“Once you are under (the floor of the pool), it’s like a domino effect,” Murphy said. “But what we didn’t want to happen was to not invest in pieces of the domino line and potentially face something breaking down later this season.”
While the 75-year-old aquatics center will be around for several more years, it may be a different story for the offices, meeting and activities areas on Donner Center’s west side. Like the pool, that area was also opened in 1948.
No decision regarding the west side will be made until after public input is provided and a master plan is approved. But Murphy says the community center part of Donner Center “will change shape” after the staff moves into NexusPark early next year.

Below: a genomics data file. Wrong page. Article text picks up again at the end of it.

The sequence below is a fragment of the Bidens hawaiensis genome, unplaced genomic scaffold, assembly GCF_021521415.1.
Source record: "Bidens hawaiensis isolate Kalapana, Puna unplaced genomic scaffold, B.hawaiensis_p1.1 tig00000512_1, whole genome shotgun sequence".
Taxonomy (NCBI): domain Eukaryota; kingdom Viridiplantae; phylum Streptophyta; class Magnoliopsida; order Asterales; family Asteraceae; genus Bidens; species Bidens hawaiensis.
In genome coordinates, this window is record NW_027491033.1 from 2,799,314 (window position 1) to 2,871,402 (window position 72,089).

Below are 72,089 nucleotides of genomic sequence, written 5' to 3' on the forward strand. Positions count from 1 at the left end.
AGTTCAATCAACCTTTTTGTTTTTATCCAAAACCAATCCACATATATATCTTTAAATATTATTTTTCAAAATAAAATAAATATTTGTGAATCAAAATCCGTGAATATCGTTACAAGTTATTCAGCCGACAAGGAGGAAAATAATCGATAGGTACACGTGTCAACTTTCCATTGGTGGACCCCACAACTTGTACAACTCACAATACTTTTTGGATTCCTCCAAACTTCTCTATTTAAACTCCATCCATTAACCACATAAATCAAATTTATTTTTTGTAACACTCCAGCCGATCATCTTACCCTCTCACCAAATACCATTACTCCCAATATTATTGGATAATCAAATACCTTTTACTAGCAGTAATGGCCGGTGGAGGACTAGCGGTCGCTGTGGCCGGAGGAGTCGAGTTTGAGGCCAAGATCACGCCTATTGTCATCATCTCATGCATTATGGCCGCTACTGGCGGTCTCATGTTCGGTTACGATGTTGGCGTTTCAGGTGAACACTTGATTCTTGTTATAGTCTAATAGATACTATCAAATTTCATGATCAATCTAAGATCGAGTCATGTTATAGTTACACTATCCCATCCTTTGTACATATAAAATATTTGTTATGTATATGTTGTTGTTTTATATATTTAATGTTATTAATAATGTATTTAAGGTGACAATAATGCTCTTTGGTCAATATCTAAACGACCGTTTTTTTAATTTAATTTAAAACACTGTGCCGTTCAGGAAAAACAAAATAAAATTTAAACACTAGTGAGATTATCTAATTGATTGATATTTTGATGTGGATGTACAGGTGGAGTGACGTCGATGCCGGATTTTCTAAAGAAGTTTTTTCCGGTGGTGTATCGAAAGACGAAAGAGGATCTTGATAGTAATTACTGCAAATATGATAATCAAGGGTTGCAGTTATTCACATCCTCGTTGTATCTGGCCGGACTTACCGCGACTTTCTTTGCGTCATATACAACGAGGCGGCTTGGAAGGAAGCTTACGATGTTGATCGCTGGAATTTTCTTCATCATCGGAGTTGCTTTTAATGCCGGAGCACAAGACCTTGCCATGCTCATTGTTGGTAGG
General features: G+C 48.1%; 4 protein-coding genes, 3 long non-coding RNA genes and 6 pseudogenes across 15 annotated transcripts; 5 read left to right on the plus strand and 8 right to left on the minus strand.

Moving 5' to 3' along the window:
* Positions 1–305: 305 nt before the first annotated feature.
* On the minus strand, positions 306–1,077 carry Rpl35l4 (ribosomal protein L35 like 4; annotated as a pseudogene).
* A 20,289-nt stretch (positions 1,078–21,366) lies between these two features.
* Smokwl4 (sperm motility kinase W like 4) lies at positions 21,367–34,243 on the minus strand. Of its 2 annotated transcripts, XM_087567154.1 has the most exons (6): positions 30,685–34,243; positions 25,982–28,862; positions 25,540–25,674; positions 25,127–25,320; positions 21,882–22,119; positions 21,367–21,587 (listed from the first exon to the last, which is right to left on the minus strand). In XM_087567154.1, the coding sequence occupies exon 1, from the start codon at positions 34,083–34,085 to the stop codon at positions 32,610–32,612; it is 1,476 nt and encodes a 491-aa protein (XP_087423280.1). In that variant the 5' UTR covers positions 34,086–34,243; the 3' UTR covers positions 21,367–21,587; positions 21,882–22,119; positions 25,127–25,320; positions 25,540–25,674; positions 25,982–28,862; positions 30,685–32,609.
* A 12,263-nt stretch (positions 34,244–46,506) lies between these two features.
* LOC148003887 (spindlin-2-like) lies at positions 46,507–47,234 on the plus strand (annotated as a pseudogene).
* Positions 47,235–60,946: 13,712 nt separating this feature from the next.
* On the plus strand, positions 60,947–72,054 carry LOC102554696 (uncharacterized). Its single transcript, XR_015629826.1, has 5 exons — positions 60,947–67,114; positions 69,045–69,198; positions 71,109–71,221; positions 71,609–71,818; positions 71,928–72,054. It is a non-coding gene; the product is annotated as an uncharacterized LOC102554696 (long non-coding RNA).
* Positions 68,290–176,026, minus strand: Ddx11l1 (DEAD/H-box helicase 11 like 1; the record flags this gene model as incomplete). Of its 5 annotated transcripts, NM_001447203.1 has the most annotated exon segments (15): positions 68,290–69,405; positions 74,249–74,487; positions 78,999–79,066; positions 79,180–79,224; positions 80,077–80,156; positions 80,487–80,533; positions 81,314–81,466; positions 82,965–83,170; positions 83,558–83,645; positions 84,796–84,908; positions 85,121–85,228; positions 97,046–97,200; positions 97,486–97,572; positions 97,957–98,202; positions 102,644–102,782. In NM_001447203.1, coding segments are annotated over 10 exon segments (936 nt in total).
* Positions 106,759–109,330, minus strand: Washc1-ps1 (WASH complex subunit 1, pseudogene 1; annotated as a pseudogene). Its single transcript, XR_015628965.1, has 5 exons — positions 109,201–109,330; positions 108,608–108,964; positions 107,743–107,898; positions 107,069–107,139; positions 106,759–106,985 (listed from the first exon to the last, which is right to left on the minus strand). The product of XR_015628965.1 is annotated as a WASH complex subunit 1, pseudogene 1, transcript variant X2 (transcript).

Problems with the aging structure include an electrical system that needs updating, as well as insufficient heating, ventilation and air conditioning units, she said. The roof leaks throughout the entire facility, and the bathrooms cannot be remodeled to accommodate requirements of the Americans with Disabilities Act, Murphy said.
At the time, the city is considering adding new aquatic amenities, nicer locker rooms and a training facility for staff and first-responders in their early planning.
A history of the Donner Aquatic Center
Plans for the original ‘Donner Municipal Swimming Pool’ were first discussed between 1944 and early 1946 between two prominent individuals: Philadelphia steel magnate and Columbus native William H. Donner (1864-1953) and his local attorney, former Bartholomew Circuit Court Judge Julian Sharpnack (1879-1968).